• Researchers involved in extended travel within or beyond Canada should be knowledgeable of up to date and relevant local, national and international protocols, guidelines, and requirements which will include 14-day quarantine periods upon arrival and return. In some cases, borders may remain closed and non-essential travel to such locations may not be permitted.
  • Note that these principles with appropriate adaptation for context apply to ramping up fieldwork and other forms of off campus research.
  • In York affiliated off-campus spaces for which there are shared operational responsibilities, the researcher working in such a space must coordinate the standards for a return to work along with the affiliated institutional partner.
  • If a third party is involved (e.g. regional park, industrial partner, etc.), they may impose specific additional requirements to which researchers must adhere. Field researchers should seek formal approval for work in such sites.
  • All on-campus research requires prior approval by the researcher’s Dean or designate.
  • Approval will be guided by coordination and integration with university planning.
  • Permissions for campus access may be reversed based on university or government direction.
  • Researchers who resume research on-campus should be prepared for a sudden closure based on university or government direction.
  • Any situation that alters the health and safety of personnel or changes the circumstances around which approval for access was granted must be reported in timely manner to the Dean or designate for review.
  • Given the varied nature of research activities taking place at the university, individual Faculties may add specific conditions to research or facilities including setting timelines related to specific situations.
  • Research space will be monitored by York security.
  • Observing public health guidelines to maintain a safe distance on elevators of 2 metres apart, where this is not possible limit the number to two persons per elevator.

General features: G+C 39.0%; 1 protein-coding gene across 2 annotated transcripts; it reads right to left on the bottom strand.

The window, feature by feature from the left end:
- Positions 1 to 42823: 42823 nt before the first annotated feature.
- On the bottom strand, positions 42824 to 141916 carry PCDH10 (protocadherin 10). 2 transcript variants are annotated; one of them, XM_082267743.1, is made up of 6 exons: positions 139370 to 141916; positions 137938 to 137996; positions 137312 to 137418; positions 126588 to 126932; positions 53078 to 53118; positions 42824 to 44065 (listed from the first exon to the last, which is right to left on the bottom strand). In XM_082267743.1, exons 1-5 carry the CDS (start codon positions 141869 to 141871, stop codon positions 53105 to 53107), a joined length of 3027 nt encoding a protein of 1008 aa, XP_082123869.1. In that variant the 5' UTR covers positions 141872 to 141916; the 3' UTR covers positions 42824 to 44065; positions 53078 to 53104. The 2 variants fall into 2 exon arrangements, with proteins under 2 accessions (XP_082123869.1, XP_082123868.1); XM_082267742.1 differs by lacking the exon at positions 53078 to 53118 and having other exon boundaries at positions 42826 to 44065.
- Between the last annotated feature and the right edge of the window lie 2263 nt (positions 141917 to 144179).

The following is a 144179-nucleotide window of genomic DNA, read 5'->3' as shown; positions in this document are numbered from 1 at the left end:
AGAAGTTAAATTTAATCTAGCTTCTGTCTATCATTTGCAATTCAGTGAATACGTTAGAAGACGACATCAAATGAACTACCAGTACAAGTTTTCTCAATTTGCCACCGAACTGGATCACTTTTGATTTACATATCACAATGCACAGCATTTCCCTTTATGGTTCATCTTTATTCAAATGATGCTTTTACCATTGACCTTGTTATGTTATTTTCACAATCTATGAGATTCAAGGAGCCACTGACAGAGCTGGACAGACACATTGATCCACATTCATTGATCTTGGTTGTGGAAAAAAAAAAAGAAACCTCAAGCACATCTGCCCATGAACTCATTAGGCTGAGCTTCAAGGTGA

• Researchers must complete the on-line safety compliance module.
  • A researcher wishing to resume or ramp up on-campus or fieldwork research activities will submit a detailed application to their Dean or designate. The application form will be made available by the researcher’s Faculty. This application will detail how the proposed research activities comply with all the rules for reducing the risk of virus transmission as outlined above. (For links to current rules/guidelines including public health guidance and travel information, please click on York’s COVID 19)
  • No researcher may resume on-campus research activities prior to obtaining the approval of the respective Dean or designate. This authorization may include Faculty-specific conditions dependent on the particular research situations and contexts to ensure compliance with the rules for on-campus research
  • The Dean or designate in consultation with Faculty Executive Officers will consider each request individually and may prioritize approval based on capacity of Facilities Services (FS) and Security to fulfill required health and safety protocols.
  • The Dean or designate will submit approved protocols to the Office of VPRI who will communicate with the Emergency Operations Centre/ Committee to enable coordinated access, tracking and movement of traffic on campus in relation to all scheduled activities.

Time-sensitive research

We want to be especially sensitive to specific research activity necessary to minimize negative impact to an overall research agenda. Such activity may include but is not limited to:

  • graduating students’ completion;
  • long running research projects where integrity will be compromised if they are further delayed;
  • research with a contract end date that cannot be renegotiated;
  • research that affects critical career milestones/timelines, grant application deadlines, seasonal timing issues, etc.

Shared Research Spaces

For shared research spaces (labs, studios, library, fieldwork spaces) occupancy should be limited to those people necessary to conduct the research. Reduction of the risk of virus transmission may require significant revision of normal procedures, such as:

  • Reducing laboratory, building/room or studio occupancy.
  • Continuing remote work to the extent possible for activities such as literature review, data analysis, and writing.
  • Consulting with York Libraries regarding access to archives, the need for specific materials or access to collaborative space.
  • Establishing rotating shifts for those necessary to the research.
  • Reducing the number of researchers present depending on the size of the research space (lab, studio, meeting room). Maximum density should be kept to less than 1 person per 100 sq. Ft. In the case of labs, there should be no more than 1 person per laboratory bench, hood, glove box, biosafety cabinet, etc., at any time.